So now I am emailing a few old connections, seeing if I can drum up some new business. I'm not sure what I want, but I sure won't know what it's like to have more clients unless I try for some. In the meantime, let me know if you need some writing/editing/proofreading help, or help managing a PR campaign. I'm your girl -- I just may need to rearrange my entire home and work life first....

Monday, October 8, 2012


Dearest Sylvia,

As you have proudly told me several times today, while carefully displaying your three tiny fingers, you are three years old. Congratulations! We can both celebrate this milestone, achieved from 1095 days of adventure, many of them challenging, much of them rewarding, all of them growing, constantly growing.

I remember nursing you late at night in the green glider; now when you wake at night I stroke your sweaty hair, tuck you back in, ensure you have your Sleepies, and gaze at your beautiful, quiet face. You have given up naps, so bedtime is no longer a chore. You have come so far. I am so proud of you.

You can do the Hokey Pokey and the Chicken Dance. You can do a forward somersault and can balance on just about anything. You can play a pretty decent game of catch, catching most balls thrown your way and throwing most of them in a way that I can catch. You can kick a soccer ball really far and you are fast and sleek on your scooter. You are strong, coordinated and enthusiastic.

You know your alphabet by heart and can usually identify all the letters. You are starting to write letters; you've recently showed me S, E, F and H. You can reliably count to about 15, you can identify many written numbers, and you are grasping the concept of addition ("I had two M&Ms and I want one more so I will have three.").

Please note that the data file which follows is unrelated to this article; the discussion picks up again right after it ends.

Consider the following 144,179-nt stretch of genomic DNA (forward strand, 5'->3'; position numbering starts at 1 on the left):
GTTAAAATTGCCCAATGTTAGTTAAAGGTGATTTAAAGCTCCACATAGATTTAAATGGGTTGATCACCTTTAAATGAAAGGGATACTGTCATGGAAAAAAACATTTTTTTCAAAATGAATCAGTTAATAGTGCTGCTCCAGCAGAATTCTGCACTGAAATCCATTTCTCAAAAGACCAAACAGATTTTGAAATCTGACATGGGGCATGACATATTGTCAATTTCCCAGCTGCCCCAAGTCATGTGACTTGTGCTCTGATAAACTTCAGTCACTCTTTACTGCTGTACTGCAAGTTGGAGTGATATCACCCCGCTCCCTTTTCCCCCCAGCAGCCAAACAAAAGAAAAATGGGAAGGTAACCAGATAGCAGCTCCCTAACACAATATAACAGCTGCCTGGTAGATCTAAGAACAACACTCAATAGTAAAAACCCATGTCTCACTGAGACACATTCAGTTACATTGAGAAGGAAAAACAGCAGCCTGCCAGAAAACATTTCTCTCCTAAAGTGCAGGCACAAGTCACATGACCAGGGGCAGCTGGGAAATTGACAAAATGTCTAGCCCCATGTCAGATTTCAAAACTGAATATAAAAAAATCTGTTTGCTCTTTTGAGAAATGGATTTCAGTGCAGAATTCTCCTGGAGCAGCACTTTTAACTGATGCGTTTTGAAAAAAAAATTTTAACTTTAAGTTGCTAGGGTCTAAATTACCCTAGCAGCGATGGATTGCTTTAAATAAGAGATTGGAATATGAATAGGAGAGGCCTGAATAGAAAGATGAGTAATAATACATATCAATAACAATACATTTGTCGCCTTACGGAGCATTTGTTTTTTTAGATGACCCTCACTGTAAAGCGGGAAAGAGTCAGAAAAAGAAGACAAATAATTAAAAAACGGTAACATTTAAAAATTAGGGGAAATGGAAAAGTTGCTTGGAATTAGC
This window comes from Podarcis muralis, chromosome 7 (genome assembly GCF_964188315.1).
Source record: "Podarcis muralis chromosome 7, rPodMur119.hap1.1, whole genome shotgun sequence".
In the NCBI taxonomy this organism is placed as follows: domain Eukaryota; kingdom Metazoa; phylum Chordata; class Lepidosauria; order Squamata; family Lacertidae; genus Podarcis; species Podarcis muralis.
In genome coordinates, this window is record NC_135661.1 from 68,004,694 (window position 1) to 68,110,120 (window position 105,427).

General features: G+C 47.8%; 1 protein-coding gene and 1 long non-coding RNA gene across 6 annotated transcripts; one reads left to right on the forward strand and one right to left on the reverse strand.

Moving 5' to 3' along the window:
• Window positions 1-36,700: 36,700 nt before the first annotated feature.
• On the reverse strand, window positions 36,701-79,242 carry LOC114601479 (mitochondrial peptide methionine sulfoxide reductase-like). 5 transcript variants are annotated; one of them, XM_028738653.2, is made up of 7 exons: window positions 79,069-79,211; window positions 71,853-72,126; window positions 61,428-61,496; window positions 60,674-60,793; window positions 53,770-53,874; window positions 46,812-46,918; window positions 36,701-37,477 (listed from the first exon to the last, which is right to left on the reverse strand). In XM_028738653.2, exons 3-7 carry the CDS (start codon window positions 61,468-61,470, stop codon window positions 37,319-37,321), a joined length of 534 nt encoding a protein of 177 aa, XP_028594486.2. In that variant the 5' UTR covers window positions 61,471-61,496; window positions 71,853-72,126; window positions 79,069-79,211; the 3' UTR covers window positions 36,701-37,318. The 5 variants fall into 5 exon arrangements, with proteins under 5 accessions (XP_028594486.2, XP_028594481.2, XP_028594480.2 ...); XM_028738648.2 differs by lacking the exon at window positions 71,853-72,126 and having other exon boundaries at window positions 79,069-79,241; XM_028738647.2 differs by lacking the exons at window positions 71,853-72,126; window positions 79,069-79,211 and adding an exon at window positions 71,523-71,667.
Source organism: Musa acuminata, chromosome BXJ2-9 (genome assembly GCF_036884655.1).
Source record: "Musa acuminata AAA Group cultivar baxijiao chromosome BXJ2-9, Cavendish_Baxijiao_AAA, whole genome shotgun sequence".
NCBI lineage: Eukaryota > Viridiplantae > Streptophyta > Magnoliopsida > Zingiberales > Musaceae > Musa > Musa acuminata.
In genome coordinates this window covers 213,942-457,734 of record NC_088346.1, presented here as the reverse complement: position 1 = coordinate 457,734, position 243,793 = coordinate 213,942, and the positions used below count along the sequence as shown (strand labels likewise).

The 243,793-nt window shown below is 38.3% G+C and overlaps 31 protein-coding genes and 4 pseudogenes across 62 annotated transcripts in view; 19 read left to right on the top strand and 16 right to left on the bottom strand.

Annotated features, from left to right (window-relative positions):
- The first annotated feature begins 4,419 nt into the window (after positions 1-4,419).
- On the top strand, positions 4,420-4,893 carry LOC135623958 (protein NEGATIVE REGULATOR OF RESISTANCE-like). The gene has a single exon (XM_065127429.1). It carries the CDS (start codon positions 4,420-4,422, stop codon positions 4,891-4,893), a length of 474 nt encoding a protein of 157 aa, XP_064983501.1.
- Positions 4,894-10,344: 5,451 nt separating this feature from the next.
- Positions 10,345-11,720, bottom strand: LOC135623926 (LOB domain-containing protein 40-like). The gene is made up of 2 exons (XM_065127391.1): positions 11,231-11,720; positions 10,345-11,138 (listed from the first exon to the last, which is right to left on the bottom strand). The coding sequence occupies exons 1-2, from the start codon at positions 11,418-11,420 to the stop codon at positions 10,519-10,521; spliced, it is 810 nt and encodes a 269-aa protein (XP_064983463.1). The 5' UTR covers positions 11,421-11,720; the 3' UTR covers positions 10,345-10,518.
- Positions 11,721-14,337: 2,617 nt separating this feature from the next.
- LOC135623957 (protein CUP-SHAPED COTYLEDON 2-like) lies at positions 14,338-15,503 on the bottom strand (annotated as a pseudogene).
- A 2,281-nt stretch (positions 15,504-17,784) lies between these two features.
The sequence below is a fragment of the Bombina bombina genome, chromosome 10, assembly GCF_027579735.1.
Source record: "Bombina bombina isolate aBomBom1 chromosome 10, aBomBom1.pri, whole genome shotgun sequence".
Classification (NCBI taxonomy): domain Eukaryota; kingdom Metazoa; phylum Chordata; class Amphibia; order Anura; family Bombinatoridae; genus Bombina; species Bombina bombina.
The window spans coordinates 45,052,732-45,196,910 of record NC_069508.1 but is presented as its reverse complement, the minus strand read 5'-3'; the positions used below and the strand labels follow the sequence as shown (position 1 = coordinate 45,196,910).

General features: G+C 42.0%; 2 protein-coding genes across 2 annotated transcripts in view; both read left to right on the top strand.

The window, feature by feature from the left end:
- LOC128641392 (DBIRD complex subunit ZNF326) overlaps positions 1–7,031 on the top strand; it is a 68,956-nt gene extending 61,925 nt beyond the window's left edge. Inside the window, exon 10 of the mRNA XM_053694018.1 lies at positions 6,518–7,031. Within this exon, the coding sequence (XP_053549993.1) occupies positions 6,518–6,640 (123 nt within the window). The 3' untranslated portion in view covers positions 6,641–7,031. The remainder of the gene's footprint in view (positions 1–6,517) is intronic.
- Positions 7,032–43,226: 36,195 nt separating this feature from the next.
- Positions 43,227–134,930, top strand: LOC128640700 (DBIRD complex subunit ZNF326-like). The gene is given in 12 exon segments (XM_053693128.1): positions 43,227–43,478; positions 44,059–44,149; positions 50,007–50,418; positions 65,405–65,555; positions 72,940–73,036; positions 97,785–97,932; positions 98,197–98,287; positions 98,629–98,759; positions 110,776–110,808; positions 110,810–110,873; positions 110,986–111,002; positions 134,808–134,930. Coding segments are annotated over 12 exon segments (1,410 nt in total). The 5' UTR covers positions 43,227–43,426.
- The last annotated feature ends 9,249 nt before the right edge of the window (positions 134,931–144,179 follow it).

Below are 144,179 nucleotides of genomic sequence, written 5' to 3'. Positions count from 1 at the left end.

You love to sing. You know several songs and bring back new ones from school regularly. You love art, usually coming up with your own ideas for projects. A favorite of yours is to collect flower petals, twigs and leaves from outside and then glue them to paper and paint over it. You color or paint on your easel several times a day. Your pictures are becoming more realistic: your people have eyes, nose and smiles, and you just added legs, feet, arms and hands. You've drawn identifiable kites, hot air balloons, lollipops, people, trees and cars. Your favorite color changes daily.

You are opinionated. You get frustrated easily when I want you to do something other than what you had planned. I'm told by other authority figures in your life (your teachers and gymnastics coach) that you listen well and follow directions, but at home you constantly test boundaries. You like to know the reason for every command. Your mastery of language makes you a rather interesting conversationalist and one who is constantly curious about the world, but it also makes you eager to talk your way out of obligations or demands. You;re also funny: you can make your father laugh his true belly laugh.